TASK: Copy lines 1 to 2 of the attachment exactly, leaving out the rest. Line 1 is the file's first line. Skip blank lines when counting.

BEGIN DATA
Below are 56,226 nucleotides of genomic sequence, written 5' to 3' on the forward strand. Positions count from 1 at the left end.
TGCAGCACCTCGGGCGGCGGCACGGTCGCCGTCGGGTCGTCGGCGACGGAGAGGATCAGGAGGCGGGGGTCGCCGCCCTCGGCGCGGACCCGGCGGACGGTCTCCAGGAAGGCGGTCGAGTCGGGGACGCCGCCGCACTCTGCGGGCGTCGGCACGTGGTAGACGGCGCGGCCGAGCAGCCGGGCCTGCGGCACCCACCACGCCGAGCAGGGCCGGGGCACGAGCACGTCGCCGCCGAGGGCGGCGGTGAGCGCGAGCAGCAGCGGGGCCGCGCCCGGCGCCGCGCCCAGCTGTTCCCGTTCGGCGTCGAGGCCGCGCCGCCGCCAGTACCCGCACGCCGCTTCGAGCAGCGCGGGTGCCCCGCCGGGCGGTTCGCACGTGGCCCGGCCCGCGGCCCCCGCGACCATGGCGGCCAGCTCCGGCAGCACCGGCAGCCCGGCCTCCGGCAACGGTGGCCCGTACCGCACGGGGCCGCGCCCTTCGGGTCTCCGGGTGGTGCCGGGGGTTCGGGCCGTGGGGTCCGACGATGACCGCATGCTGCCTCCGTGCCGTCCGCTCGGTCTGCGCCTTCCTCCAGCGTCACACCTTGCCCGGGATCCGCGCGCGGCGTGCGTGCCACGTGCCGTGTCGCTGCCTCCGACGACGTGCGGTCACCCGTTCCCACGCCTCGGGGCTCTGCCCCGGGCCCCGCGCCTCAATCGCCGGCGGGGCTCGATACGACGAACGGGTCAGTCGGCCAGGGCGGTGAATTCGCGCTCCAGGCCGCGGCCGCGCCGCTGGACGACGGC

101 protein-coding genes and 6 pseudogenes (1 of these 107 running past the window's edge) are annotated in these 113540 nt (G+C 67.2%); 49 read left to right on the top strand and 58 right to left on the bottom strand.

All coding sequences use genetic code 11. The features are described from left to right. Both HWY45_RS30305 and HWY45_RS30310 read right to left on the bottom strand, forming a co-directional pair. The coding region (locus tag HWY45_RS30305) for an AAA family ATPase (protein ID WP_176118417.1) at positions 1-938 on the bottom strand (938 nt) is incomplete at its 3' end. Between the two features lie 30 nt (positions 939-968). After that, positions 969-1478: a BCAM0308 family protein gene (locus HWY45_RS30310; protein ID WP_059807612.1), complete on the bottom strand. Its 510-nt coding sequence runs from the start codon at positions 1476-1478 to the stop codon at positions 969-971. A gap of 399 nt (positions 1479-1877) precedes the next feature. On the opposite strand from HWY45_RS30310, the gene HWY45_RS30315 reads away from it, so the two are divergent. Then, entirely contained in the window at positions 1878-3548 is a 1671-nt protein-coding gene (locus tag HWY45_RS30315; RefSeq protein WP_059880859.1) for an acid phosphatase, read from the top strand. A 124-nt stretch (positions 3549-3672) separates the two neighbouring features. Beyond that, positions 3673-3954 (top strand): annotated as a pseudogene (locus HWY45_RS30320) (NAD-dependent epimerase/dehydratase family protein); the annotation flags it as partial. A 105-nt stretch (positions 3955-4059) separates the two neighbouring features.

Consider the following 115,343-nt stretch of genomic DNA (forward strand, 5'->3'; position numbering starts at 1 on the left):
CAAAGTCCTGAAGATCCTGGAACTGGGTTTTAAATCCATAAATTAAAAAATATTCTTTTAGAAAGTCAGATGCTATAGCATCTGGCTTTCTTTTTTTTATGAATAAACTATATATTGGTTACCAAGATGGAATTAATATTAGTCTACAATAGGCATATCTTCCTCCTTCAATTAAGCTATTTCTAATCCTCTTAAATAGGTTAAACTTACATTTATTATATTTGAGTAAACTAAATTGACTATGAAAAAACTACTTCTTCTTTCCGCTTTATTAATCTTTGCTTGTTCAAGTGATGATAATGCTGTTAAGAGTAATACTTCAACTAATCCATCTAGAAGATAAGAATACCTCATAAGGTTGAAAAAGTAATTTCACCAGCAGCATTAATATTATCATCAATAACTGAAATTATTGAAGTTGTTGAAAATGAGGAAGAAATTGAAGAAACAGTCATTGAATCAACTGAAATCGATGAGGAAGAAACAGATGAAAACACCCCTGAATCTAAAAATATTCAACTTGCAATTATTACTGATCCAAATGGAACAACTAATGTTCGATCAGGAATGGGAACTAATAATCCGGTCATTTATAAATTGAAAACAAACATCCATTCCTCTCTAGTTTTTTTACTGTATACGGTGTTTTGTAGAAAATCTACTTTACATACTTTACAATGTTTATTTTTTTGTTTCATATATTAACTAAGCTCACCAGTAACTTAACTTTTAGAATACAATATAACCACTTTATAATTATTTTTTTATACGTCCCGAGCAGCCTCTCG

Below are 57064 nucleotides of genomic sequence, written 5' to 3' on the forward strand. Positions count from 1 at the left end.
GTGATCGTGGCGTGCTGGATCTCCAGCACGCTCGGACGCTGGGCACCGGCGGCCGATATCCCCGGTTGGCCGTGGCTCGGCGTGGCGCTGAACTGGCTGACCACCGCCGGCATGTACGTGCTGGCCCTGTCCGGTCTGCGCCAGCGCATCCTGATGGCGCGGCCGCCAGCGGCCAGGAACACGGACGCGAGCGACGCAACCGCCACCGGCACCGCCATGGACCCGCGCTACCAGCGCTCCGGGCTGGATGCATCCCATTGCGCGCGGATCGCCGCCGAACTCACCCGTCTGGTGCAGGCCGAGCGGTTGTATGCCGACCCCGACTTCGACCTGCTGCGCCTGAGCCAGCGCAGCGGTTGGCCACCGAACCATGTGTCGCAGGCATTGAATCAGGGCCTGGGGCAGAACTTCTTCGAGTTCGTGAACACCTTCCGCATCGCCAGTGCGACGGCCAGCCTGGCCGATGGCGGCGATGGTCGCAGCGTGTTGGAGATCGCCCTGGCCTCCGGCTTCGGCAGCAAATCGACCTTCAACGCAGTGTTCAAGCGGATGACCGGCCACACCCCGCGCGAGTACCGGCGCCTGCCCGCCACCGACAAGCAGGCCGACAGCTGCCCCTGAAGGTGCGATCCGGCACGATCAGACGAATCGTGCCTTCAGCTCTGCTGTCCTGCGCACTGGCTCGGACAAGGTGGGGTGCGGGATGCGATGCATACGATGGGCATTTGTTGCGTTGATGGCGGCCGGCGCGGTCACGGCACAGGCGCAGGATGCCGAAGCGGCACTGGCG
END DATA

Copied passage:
Below are 56,226 nucleotides of genomic sequence, written 5' to 3' on the forward strand. Positions count from 1 at the left end.
TGCAGCACCTCGGGCGGCGGCACGGTCGCCGTCGGGTCGTCGGCGACGGAGAGGATCAGGAGGCGGGGGTCGCCGCCCTCGGCGCGGACCCGGCGGACGGTCTCCAGGAAGGCGGTCGAGTCGGGGACGCCGCCGCACTCTGCGGGCGTCGGCACGTGGTAGACGGCGCGGCCGAGCAGCCGGGCCTGCGGCACCCACCACGCCGAGCAGGGCCGGGGCACGAGCACGTCGCCGCCGAGGGCGGCGGTGAGCGCGAGCAGCAGCGGGGCCGCGCCCGGCGCCGCGCCCAGCTGTTCCCGTTCGGCGTCGAGGCCGCGCCGCCGCCAGTACCCGCACGCCGCTTCGAGCAGCGCGGGTGCCCCGCCGGGCGGTTCGCACGTGGCCCGGCCCGCGGCCCCCGCGACCATGGCGGCCAGCTCCGGCAGCACCGGCAGCCCGGCCTCCGGCAACGGTGGCCCGTACCGCACGGGGCCGCGCCCTTCGGGTCTCCGGGTGGTGCCGGGGGTTCGGGCCGTGGGGTCCGACGATGACCGCATGCTGCCTCCGTGCCGTCCGCTCGGTCTGCGCCTTCCTCCAGCGTCACACCTTGCCCGGGATCCGCGCGCGGCGTGCGTGCCACGTGCCGTGTCGCTGCCTCCGACGACGTGCGGTCACCCGTTCCCACGCCTCGGGGCTCTGCCCCGGGCCCCGCGCCTCAATCGCCGGCGGGGCTCGATACGACGAACGGGTCAGTCGGCCAGGGCGGTGAATTCGCGCTCCAGGCCGCGGCCGCGCCGCTGGACGACGGC